The chairman of the House Oversight and Government Reform Committee said Friday that President Obama used the bailout of U.S. auto companies to “strong-arm” them into agreeing with high gas-mileage standards.
Rep. Darrell Issa (R-Calif.) said the standards, which call for cars to get 54.5 miles per gallon by 2025, were negotiated when the U.S. auto industry was financially dependent on the federal government.
“In the wake of a massive taxpayer funded bailout of General Motors and Chrysler, the Obama administration took aggressive action to force a rulemaking process that reflects ideology over science and politics over process and law,” Issa said of the report in a statement released by his office.
Democrats in Congress and environmental groups sharply criticized Issa for attacking the emission requirements, which are known as Corporate Average Fuel Economy (CAFE) standards.
“The automotive industry is one of the greatest economic comebacks of all time, but Republicans want to run it off the road,” Rep. Edward MarkeyEd MarkeyEmanuel to take hot seat in Senate confirmation hearing Manchin climate stance threatens to shatter infrastructure bargain Senate GOP signals they'll help bail out Biden's Fed chair MORE (D-Mass.), who sponsored a bill passed by Congress in 2007 to raise the emission rules to 35 miles per gallon, said in statement.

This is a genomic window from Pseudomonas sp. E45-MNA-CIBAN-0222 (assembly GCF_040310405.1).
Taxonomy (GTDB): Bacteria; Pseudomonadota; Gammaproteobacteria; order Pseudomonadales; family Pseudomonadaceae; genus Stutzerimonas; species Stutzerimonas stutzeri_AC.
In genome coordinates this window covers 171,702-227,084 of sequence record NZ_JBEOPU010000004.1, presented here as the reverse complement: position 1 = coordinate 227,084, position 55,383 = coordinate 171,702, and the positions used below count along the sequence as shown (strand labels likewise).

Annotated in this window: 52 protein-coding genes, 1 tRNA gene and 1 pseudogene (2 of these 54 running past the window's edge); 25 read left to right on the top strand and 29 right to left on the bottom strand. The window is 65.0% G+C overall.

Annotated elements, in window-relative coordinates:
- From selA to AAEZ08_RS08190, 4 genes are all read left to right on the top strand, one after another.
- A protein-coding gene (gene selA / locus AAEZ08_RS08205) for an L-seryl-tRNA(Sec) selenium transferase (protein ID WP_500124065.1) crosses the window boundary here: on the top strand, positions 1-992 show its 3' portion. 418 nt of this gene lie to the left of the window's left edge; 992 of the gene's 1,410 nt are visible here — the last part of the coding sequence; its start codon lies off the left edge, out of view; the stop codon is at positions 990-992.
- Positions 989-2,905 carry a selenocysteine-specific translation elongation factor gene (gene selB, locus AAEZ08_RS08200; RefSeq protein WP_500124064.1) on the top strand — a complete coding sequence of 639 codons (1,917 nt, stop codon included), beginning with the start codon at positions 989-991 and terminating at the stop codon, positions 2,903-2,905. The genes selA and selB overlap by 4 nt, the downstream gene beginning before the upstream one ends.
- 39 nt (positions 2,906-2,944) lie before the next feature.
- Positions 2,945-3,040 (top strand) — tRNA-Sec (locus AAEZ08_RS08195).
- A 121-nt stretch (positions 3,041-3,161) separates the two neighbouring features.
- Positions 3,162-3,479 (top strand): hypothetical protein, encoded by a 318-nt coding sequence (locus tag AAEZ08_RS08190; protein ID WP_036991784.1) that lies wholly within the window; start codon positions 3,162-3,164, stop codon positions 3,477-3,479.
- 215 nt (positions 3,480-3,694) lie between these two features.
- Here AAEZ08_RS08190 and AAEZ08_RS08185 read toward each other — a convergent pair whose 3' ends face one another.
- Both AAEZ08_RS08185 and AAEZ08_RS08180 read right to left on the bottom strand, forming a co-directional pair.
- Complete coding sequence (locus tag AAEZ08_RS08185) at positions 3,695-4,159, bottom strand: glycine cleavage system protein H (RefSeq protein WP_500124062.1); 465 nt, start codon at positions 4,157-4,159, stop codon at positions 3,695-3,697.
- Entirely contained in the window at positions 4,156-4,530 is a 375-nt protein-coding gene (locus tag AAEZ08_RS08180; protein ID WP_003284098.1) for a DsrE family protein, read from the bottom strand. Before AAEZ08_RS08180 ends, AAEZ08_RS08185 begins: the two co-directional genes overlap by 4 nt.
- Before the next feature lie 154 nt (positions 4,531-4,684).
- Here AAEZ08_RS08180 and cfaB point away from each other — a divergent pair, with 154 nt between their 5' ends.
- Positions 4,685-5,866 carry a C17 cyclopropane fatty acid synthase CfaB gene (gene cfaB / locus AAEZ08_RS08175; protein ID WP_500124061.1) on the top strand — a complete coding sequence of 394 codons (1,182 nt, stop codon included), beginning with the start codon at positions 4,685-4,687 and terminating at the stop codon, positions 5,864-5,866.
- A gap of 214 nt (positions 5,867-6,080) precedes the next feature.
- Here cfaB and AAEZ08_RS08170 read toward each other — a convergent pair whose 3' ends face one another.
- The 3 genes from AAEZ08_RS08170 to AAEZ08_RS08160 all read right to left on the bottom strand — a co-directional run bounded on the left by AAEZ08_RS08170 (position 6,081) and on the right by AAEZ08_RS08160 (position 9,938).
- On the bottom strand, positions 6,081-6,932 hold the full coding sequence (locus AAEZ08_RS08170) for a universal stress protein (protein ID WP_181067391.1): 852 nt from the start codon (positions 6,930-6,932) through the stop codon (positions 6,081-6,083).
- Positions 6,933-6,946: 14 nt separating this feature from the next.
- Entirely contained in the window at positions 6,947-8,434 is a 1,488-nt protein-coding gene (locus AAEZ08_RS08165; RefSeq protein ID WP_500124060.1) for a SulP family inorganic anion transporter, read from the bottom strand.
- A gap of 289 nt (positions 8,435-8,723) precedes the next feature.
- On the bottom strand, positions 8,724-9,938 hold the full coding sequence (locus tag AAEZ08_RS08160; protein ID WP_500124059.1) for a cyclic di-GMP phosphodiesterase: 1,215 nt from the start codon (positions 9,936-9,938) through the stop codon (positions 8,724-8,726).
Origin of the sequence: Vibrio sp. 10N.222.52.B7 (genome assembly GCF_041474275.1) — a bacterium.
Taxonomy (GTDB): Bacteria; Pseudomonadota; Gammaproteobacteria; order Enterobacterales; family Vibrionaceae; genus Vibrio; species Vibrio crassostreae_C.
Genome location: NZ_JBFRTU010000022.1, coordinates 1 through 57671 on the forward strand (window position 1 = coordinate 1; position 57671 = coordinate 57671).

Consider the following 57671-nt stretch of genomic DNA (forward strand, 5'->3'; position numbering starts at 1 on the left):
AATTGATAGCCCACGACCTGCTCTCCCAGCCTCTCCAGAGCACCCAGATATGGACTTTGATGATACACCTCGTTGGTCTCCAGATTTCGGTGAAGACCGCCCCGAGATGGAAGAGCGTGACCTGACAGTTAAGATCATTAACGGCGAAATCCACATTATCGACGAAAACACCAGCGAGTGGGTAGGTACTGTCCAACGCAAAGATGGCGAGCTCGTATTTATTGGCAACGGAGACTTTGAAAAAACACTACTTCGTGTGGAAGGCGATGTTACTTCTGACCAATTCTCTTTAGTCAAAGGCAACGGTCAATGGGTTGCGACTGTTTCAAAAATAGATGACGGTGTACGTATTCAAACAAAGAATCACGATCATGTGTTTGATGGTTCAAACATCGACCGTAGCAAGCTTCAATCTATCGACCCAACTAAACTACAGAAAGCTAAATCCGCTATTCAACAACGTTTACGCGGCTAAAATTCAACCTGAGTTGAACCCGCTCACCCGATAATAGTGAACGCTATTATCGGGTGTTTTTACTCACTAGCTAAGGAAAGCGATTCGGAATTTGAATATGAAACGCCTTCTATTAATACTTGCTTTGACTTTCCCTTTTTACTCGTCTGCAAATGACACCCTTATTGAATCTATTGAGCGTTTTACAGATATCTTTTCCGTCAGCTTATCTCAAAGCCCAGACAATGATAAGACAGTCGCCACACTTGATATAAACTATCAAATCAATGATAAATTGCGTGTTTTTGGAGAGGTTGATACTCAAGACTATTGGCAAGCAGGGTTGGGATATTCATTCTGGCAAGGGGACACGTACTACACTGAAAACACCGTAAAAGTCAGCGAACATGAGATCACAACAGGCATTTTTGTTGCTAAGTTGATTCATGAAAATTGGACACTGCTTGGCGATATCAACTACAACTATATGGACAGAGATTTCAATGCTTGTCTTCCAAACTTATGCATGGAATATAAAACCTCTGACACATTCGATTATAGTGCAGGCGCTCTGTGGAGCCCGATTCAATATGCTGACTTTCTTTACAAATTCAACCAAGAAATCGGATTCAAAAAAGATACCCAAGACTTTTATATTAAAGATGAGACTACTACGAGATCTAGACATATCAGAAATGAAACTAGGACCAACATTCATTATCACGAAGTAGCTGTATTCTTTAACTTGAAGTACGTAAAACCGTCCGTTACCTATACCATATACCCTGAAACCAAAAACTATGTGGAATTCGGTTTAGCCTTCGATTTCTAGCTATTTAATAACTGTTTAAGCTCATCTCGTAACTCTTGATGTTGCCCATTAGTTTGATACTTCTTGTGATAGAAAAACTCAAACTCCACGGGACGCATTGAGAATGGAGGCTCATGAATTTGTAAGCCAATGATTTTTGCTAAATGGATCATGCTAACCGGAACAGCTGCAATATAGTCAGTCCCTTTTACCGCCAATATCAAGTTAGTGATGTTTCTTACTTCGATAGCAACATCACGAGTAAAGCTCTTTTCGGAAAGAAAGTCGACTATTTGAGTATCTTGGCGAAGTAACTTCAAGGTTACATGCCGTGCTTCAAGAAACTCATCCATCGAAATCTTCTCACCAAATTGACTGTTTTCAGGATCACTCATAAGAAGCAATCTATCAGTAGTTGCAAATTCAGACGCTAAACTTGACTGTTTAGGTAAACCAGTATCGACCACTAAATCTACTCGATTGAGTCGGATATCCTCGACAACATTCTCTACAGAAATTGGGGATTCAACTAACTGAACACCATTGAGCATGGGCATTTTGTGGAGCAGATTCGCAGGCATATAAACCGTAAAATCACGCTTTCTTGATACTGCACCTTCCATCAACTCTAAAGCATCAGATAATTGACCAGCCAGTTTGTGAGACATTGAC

Markey’s mileage requirement of 35 miles per hour was not set to take effect in 2020. He said on Friday that higher fuel economy has been a part of the turnaround of the American auto industry since the bailouts of 2008 and 2009.
“Advanced technology vehicles have rejuvenated what was a failing auto industry, and the historic fuel economy standards will save American households billions at the pump and reduce our dependence on foreign oil,” Markey said.
Markey tied Issa’s opposition to the Obama administration’s 54.5 miles-per-gallon requirement to the ongoing presidential campaign, saying “Gov. [Mitt] Romney and Congressional Republicans seem committed to taking the American consumer out of the driver’s seat and putting Big Oil behind the wheel of America’s energy agenda.”
But Issa said Friday that it was the Obama administration that has been overzealous.
“Pleas from career technical experts about passenger safety and consumer choice were ignored by the White House to appease overzealous environmental extremists as this process was forced through,” Issa said.
The Truman National Security Project’s “Operation Free” campaign said the findings of Issa’s report on the Obama administration’s fuel standards were “misguided.”
“Congressman Issa has once again failed to understand that strong CAFE standards will help keep America safe,” the group’s Advocacy Director Brandon Fureigh said in a statement on Friday.
The group argues that reducing America’s dependence on oil produced in foreign countries is unsafe for the United States.
“The Department of Defense has clearly outlined the national security threats we face due to our dependence on fossil fuels,” Fureigh said. “America sends more than $1 billion per day overseas for oil. Our voracious demand for this single source of fuel ensures high oil prices in a global market, draining our economy and funding our enemies.”
The full report about the gas mileage standards can be read here.